My God Bless!

P.S. For anyone who had been following the progress of my Tuleville Sundown novel, or any other interested reader, I have posted a new page at and you can get more of the book by Googling or Yahooing — Tony Walther, Yahoo –. All very confusing, I know. At some point I’ll get it into coherent order — maybe publish it in book form, or maybe just drop it.

Liberalism, conservatism, getterdoneism…

September 12, 2008

(Copyright 2008)


By Tony Walther

I’m in search of a new party or a new ideology, sticking of course to the democratic (notice small “d”) model.

How about the Liberty and Justice for All Party, dedicated neither toward liberalism nor conservatism but getterdoneism. The right and left attack each other constantly, but lose sight of the work that needs to be done.

Really, both the Democrats and the Republicans wind up doing much the same thing, especially at the top levels of government. Lyndon Johnson had his Vietnam and George W. Bush has Iraq (and Afghanistan). And, the economic mess we are in now, failing banks and investment firms, a gargantuan mortgage crisis, mounting unemployment, has built up over both Republican and Democratic regimes. Bill Clinton had a pretty good ride, but had he been able to run and get elected to a third term, no doubt the economic bubble would have burst anyway.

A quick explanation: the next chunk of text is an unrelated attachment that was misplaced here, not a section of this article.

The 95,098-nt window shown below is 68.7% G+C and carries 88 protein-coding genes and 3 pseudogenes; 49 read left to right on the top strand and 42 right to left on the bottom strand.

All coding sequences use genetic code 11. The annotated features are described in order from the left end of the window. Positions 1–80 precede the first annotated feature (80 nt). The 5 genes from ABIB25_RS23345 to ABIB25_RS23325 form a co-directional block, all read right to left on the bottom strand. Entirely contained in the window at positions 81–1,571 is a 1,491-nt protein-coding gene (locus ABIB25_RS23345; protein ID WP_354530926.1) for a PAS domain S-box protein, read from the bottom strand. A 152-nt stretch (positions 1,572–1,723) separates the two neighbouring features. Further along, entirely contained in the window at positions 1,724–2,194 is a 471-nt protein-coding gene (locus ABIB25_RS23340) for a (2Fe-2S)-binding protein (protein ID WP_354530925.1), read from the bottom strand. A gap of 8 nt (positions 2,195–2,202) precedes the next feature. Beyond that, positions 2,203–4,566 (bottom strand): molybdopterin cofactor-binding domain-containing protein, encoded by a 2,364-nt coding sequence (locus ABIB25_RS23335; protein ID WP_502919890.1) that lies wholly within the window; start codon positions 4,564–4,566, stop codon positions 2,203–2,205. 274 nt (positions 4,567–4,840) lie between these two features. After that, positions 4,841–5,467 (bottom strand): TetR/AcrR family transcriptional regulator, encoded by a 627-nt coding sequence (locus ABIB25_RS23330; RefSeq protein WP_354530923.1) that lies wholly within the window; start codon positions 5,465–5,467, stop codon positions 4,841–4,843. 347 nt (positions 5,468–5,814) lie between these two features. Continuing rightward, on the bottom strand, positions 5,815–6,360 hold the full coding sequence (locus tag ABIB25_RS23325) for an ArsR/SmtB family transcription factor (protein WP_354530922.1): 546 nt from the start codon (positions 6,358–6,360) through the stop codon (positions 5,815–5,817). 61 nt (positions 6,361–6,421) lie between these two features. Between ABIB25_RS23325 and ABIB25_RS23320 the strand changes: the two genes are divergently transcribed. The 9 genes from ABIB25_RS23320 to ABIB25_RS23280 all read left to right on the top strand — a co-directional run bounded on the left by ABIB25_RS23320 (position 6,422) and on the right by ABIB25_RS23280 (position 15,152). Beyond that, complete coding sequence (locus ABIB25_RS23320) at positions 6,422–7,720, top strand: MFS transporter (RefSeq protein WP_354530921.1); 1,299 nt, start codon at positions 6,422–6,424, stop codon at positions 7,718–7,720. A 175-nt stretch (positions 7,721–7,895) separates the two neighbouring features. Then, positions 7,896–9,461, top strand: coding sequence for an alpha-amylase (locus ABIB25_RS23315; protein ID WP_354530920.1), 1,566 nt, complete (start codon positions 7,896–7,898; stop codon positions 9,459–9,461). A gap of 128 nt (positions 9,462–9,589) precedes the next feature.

Now in theory, the Democrats work more from the bottom up in society and the Republicans from the top down. The Democrats are fond of saying they want government to offer a hand up and the Republicans want you to pull yourself up by your own bootstraps, but they will help you after that once you’ve shown your own worth, and they might throw you a crumb anyway in the name of being “compassionate conservatives”.

But in reality, especially at the federal level, both parties foster big government, expanding bureaucracy, wasteful special interest spending, scandals, and out and out thievery of the public monies. As for foreign policy – tell me what is the difference?